The LEGO Batman Movie aims to please everyone all the time, comes reasonably close
When I reviewed The LEGO Movie in 2014, I called it a self-aware contradiction, a cynical yet high quality commercial for LEGOs that would make for a fascinating discussion piece in a media studies class. Without a doubt, the film was well made, but even in its popularity, The LEGO Movie only served to sell more LEGO sets to a new generation of youth.
I don’t say this to disparage the product—I spent many years playing with LEGOs and my seven-year-old has his own fair share. But the entire production felt like a not-so-sneaky and derisive advertisement, rather than purposeful art.
Enter this year’s LEGO film, The LEGO Batman Movie. At first glance, it is far less cynical but still manages to maintain the same knowing winks towards the audience. While The LEGO Movie discussed themes of consumer culture amid creativity and conformity, The LEGO Batman Movie is a straightforward superhero story that only takes place in the extended LEGO universe in an incidental way.
It’s a parody of the famous Caped Crusader, with LEGOs, with nothing below the surface. It makes half-hearted attempts at developing a few themes, like family and loneliness, and pastes them together with a few clever Bat-jokes, but doesn’t quite reach the strange metacommentary stages found in its predecessor.
Much like comic book Gotham City, LEGO Gotham is plagued by supervillains of all types. One of the funnier parts of the film is the way it lists the long, convoluted, and absurd gallery of rogues from the comic’s 78 year history. Everyone is accounted for—Poison Ivy, Calendar Man, Penguin, Clayface, the Condiment King, etc. etc., all led by The Joker (Zach Galifianakis).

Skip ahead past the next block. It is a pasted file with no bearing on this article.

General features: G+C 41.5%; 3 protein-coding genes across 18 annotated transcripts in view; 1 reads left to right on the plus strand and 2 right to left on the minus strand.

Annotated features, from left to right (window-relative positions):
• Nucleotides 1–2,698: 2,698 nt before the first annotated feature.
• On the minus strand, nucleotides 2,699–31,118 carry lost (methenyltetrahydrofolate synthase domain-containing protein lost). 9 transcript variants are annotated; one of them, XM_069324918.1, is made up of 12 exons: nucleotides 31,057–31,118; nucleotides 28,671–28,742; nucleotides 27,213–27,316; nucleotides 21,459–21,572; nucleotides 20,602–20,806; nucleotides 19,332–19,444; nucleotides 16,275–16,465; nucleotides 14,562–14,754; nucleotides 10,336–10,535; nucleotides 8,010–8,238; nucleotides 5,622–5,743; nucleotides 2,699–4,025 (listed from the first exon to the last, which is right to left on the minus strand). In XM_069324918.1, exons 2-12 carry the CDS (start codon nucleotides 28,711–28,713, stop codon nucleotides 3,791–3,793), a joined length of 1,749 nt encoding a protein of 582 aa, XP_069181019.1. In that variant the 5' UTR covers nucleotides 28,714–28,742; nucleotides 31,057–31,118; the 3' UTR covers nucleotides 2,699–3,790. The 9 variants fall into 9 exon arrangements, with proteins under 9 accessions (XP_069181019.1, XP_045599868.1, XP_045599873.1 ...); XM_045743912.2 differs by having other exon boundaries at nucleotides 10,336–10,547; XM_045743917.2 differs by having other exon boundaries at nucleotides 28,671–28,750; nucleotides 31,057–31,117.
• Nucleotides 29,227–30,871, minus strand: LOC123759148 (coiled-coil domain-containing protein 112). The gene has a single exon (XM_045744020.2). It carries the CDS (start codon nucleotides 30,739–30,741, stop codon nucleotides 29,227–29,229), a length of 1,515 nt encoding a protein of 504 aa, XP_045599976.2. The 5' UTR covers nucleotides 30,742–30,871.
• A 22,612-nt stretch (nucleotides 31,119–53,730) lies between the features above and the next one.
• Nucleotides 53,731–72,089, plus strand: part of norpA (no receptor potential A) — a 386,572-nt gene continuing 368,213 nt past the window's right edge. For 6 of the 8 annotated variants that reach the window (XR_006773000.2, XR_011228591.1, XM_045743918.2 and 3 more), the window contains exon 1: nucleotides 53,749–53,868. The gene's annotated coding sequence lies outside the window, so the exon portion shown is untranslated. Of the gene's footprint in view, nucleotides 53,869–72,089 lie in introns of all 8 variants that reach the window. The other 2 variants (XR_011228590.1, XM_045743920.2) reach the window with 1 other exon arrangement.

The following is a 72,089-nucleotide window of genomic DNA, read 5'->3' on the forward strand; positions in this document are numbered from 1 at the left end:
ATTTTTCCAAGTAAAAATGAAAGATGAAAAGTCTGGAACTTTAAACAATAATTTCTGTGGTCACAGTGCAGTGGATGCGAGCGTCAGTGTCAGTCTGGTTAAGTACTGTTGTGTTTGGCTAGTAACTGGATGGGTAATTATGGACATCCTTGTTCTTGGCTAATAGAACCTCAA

The film begins with a nefarious plot by Gotham baddies to rule the city under threat of blowing the residents up. Of course, Batman (Will Arnett) stops them, saving the day one more time, while reassuring the Joker that they are not in any sort of nemesis relationship—The Dark Knight prefers to “fight around.”
The opening of the film is thrilling and fun, something that will certainly appeal to an audience of children everywhere. The film slows down some after that and never quite regains the frenetic pace set at the outset.
At a retirement part for frequently embattled police chief Jim Gordon (Hector Elizondo), Batman (as Bruce Wayne) inadvertently adopts a young man named Dick Grayson (Michael Cera) and finds out that the new Gotham Police chief, Barbra Gordon (Rosario Dawson), wants to fight crime more traditionally, with statistics and such.
This, of course, makes no sense to our costumed vigilante. Ultimately, the hubris of the hero leads to disastrous consequences which unleashes a torrent of real evil on Gotham the likes of which Batman has never seen.
As I mention, the story itself is boilerplate Batman. In the previous LEGO film, Batman was characterized in a certain way and this film just continues that characterization.
If you enjoyed that version, which is arguably more entertaining than the brooding version found in nearly every incarnation since Adam West, than you’ll find more than enough in The LEGO Batman Movie to make the movie satisfying.
Certainly, anyone who is a fan of the World’s Greatest Detective will find lots to laugh at as the movie launches into parody after parody. The artwork is sleek and stylish, beautifully rendered with an exceptional eye for detail. There is no doubt that this is a great looking piece of animation. The performances are excellent as well, with each character seeming unique and rounded.
Yet, it doesn’t quite reach the level of The LEGO Movie. The cynical, barely disguised capitalism of the first film, which was my biggest criticism of it, is missing from The LEGO Batman Movie and in some ways, the film suffers. While I wasn’t a fan of the commercial aspects of The LEGO Movie, its unabashed salesmanship was amusing in an “I can’t believe they’re getting away with this” sort of way. The LEGO Batman Movie isn’t as innovative given its more direct approach.
Not that this matters for the future of the franchise. There will be years of LEGO movies, focusing on a variety of characters, and each one will be a success. The audience will always be there. Kids love LEGOs. Kids like silly jokes and comic book characters.
Truth be told, comics need a bit of levity. The LEGO Batman Movie provides it in spades.